Four Myths About Customers

If you say it long enough, people begin to believe it. An idea or a belief starts and gets repeated and repeated, and before long, it becomes a “fact”, and then becomes a myth.

A myth is a belief or story that is imaginary or fictitious. In our current political climate, many politicians claim certain things as truth even though they are untrue, and after time, more and more people begin to believe the claims. Once a myth is born, it’s hard to un-spread.

I see it every day at the Chamber. Many business owners come to believe certain things about customers because they have been told certain myths since they started their businesses.

Here are four myths that need to be corrected:

  • The customer is always right. You see these types of signs in a lot of businesses: “The customer is always right.” Sounds good, and the attitude does help to bring about a customer focus for a business, but it is a myth. A business is not going to sell a product or a service at a reduced price, below cost and overhead, just because a customer demands it. A business should never do something unethical or illegal, just because a customer demands it. There are times when the customer is not right.
  • Customers buy the lowest price items. If that myth were true, no “high-end” products would sell. Businesses that sell and cater to high-end customers would not exist. The new Lexus dealership or the Bert Ogden Cadillac or the Maserati dealerships would not exist. The myth that people are always looking for the lowest price is not true. The Yeti cooler story is a prime example. Brothers Ryan and Roy Seiders were told, when they started the company, no one is going to buy a $400 cooler.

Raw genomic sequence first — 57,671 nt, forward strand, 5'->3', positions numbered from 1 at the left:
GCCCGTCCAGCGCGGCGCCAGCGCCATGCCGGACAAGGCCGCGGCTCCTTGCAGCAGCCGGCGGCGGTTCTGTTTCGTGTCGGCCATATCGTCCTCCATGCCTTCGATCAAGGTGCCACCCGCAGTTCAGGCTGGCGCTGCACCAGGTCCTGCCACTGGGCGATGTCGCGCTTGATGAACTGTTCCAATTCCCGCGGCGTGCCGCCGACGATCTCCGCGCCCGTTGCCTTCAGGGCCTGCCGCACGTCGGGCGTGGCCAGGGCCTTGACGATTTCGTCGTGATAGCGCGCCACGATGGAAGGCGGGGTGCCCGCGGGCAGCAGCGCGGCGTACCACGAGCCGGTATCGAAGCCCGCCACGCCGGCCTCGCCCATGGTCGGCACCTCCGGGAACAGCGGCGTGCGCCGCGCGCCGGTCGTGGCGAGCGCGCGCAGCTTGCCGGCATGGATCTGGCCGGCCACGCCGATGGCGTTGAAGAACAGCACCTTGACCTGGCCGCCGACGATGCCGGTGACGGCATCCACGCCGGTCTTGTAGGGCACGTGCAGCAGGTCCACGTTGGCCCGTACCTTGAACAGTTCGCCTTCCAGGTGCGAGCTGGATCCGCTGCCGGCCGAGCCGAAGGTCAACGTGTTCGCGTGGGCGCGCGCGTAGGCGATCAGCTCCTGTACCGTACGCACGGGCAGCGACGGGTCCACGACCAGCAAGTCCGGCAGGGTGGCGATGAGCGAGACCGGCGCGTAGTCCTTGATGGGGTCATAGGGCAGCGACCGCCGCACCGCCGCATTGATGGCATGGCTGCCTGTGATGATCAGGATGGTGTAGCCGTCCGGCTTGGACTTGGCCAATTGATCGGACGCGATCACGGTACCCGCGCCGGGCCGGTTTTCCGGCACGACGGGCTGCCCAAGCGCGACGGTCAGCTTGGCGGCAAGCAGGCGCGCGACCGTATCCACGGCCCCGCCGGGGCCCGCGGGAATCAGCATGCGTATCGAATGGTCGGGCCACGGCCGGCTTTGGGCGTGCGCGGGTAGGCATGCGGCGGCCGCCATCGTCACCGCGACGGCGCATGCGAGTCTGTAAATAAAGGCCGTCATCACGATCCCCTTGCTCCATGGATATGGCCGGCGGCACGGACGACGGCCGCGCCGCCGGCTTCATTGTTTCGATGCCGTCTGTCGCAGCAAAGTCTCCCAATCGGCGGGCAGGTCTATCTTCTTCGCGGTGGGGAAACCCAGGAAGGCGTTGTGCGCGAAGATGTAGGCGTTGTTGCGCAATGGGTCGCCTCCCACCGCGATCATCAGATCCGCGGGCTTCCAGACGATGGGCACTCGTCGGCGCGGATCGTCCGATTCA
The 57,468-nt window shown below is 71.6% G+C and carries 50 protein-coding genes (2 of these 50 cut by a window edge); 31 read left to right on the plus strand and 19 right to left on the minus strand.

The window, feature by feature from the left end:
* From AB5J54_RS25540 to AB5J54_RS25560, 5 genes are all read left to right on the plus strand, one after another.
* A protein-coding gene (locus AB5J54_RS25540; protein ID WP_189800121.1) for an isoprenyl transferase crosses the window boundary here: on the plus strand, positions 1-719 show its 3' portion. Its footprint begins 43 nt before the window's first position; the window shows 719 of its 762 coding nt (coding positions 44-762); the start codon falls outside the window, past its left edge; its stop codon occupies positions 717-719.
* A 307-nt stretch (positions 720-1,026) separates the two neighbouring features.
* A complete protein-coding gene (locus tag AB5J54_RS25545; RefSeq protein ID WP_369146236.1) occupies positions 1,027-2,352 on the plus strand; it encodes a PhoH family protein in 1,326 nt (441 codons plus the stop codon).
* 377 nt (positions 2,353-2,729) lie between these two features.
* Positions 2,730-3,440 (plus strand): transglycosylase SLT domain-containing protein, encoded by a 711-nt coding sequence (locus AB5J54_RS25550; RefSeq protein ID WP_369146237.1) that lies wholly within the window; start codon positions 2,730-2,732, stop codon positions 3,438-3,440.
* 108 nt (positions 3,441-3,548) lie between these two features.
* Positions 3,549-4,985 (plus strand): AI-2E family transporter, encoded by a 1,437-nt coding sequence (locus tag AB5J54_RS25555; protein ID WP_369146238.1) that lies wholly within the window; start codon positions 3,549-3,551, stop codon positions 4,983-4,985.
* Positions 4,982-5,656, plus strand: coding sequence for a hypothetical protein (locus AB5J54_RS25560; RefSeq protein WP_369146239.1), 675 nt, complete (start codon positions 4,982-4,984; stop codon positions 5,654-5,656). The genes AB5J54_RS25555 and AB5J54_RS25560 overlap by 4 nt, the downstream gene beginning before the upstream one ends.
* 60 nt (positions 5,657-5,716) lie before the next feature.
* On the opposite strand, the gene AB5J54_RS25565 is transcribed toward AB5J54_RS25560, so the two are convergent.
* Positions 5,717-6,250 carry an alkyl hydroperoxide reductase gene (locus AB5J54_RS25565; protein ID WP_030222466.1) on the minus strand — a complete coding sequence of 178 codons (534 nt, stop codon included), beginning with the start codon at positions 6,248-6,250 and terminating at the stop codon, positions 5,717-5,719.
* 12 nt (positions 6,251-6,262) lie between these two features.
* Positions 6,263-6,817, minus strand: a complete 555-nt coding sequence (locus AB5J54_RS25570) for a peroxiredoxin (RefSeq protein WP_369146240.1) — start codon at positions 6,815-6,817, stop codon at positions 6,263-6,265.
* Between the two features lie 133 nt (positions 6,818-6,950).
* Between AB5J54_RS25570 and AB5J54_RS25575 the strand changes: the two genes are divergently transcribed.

• Big box retailers don’t offer customer service. Many small businesses think having a friendly and courteous smile in every aisle is customer service. As a customer, we like being greeted, but customer service includes other things like “good” return policies and staff that is easily available, knowledgeable, and readily answer questions. The right product mix and pricing, store location, a clean store, and easy check out, are just a few things that go into good customer service.
  • Everyone is my customer. When a business makes a statement, “everyone is my customer,” they don’t know who their real customers are or to whom they are marketing their product or service. Every business has three or maybe four key customer segments, and beyond those segments, they are wasting time and effort.

When we work with business startups, we want them to identify and pursue two key customer segments, and that’s it. It is hard enough to execute on two customer segments, let alone the whole universe of customers.

A customer focus is essential to business success, but don’t let the myths about customers get you sidetracked. Having a deep understanding of your customer is the cornerstone of success for any size business. Just don’t get caught up in the myths.

See you in McAllen!